Western auteur Anthony Mann and aging Western icon Gary Cooper team up in this stark tale of a trio of train passengers stranded in the middle of the desert after a railway holdup. Taking responsibility for his helpless compatriots (Julie London as a sad-eyed prostitute and Arthur O’Connell as a garrulous but cowardly banker), craggy-faced Link Jones (Cooper) takes them into a veritable viper’s nest in a desperate gamble. It turns out the respected town elder is a former member of the outlaw gang that robbed them, and he’s welcomed back by patriarchal gang leader Dock Tobin (Lee J. Cobb) like the prodigal son. In his last true Western, Anthony Mann matched the archetypal title with a story about a hero’s effort to descend into his outlaw past so that he can exorcise it from his present. Mann initially makes light of Link’s discomfort with civilization, before isolating him, saloon girl Billie, and gambler Sam in the wilderness, where their entrance into Dock’s dark outlaw lair reveals Link’s family-trained past as a hardened criminal, a past abandoned for upstanding married life. Underlining Link’s psychological state as he plans to kill the gang, the widescreen landscapes move from more verdant surroundings to the rocky Mojave Desert and a ghost town, as Link’s obsessiveness matches his enemies’ psychosis. Continue reading
Description: An unenviable lot fell to the Red Army soldier Shilov: he is being suspected of stealing gold. In the hungry 1920s, the young Soviet Republic’s government searches for gold all over the country, to buy for it bread from abroad. And now, the collected valuables disappeared from the armored and well-guarded train car on their way to Moscow. Shilov learns that the valuables have been stolen by the bandits. To restore his good reputation, Shilov has to infiltrate the band. To find out where the stolen gold is kept, he must be at home among the strangers.
A debut of the world-famous director Nikita Mikhalkov, this film is an excellent model of a “western”, having a very ingenious plot, and, most importantly, being a hymn to men’s true friendship.
In Ropin’ Fool (1922) Rogers plays Ropes Reilly, a cowboy who ropes anything that moves until a lynch mob decides to use Reilly’s rope for a hanging party, with Reilly as the guest of honor. Motion Picture World wrote: “Plentiful use of slow motion photography shows how it is done and dispels any possible belief that the stunts are faked. No audience can help but marvel as Rogers throws a figure eight around a galloping horse, or lassoes a rat with a piece of string, or brings to term a cat melodiously inclined.” Later Rogers would wryly claim fame as America’s “Poet Lariat.”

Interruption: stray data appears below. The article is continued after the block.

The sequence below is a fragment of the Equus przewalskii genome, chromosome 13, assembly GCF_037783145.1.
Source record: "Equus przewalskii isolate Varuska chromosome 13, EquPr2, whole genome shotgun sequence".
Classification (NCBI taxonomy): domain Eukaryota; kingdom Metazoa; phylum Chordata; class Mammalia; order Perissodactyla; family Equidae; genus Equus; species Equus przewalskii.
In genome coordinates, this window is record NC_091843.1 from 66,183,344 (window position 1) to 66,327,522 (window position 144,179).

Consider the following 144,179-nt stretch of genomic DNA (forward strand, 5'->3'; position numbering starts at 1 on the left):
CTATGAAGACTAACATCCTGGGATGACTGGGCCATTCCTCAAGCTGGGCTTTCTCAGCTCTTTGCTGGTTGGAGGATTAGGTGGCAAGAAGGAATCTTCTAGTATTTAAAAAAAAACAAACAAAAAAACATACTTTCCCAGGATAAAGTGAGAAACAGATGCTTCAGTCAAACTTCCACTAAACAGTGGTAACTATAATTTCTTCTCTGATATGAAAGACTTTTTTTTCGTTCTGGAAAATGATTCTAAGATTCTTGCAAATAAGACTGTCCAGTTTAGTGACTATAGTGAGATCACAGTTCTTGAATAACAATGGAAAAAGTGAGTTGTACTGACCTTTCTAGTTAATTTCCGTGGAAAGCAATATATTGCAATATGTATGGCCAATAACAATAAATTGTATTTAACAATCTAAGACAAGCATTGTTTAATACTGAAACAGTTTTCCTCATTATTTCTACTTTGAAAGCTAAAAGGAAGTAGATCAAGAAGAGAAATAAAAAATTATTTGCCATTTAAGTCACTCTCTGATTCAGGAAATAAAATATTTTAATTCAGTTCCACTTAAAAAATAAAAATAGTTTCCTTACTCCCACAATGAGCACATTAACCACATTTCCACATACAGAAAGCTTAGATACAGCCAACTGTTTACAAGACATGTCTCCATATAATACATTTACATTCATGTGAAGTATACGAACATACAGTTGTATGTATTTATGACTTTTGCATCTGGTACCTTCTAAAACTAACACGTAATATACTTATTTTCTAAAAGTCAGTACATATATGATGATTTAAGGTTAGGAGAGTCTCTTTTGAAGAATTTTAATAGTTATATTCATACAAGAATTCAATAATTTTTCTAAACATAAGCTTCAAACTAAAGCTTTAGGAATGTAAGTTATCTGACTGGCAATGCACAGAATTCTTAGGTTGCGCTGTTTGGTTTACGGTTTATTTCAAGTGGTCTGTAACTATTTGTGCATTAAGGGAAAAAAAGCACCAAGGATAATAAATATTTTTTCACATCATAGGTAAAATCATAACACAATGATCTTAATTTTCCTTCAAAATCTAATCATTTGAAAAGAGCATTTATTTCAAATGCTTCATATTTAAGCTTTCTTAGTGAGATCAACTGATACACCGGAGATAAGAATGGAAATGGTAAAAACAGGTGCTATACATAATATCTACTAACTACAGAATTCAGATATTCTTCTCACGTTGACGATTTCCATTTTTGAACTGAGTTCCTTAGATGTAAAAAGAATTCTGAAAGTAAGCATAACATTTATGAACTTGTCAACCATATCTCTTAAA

Plot: The Governor sends Roy to help bring in a gang of saboteurs. Roy joins a traveling show and soon learns the saboteurs communicate during Maurice’s mind reading act that uses a hidden receiver. But Maurice is on to Roy. Roy narrowly escapes when Maurice leaves him tied up in a warehouse they are blowing up. But Maurice then kills a man and blames Roy who now finds himself in jail.
Sabateurs are blowing up government warehouses (during World War II). Roy and his pals work undercover to put an end to their operations. Songs include A Gay Ranchero, Ride ‘Em Cowboy, Ride, Ranger, Ride, Red River Valley, and I’m an Old Cowhand.
In what was billed as “The First East-Meets-West Western,” Toshiro Mifune plays Kuroda, a samurai warrior who accompanies a Japanese diplomat to the United States. The diplomat has brought with him a golden, jewel-encrusted sword to present as a token of good will to the president, but as they travel by train through the west, they’re ambushed by a pair of outlaws, Gauche (Alain Delon) and Link (Charles Bronson). Gauche and Link steal the sword, but Link leans the hard way about his partner’s trustworthiness when Gauche double-crosses him and makes off with the booty. Since both Kuroda and Link have a grudge against Gauche, they warily join forces to track him down and return the sword to its rightful owner. Along the way, they have to deal with cultural conflict, Indian attacks, and encounters with beautiful women (played by Capucine and Ursula Andress). Given its cast and theme, Red Sun was predictably enough a major box-office success in Europe and Japan, but it passed through with little notice in the United States. Continue reading
On his way home to West Texas, Tom Buchanan rides into the Californian border town of Agry, and into a feud between several members of the Agry family. In helping out a Mexican seeking revenge on one …( read more read more… )of them, Buchanan finds himself against the whole family. Continue reading
This unique western centers on an innocent farm boy with a talent for handling guns who decides to make it big. He begins as a bounty hunter. Later he encounters a crazed gunslinger and ends up fatally shot. Before the fateful encounter, the young man is visited by a number of mythical western heroes including Judge Roy Bean, seen as a sentimental drunk, and Jesse James who gives the boy some good advice. Continue reading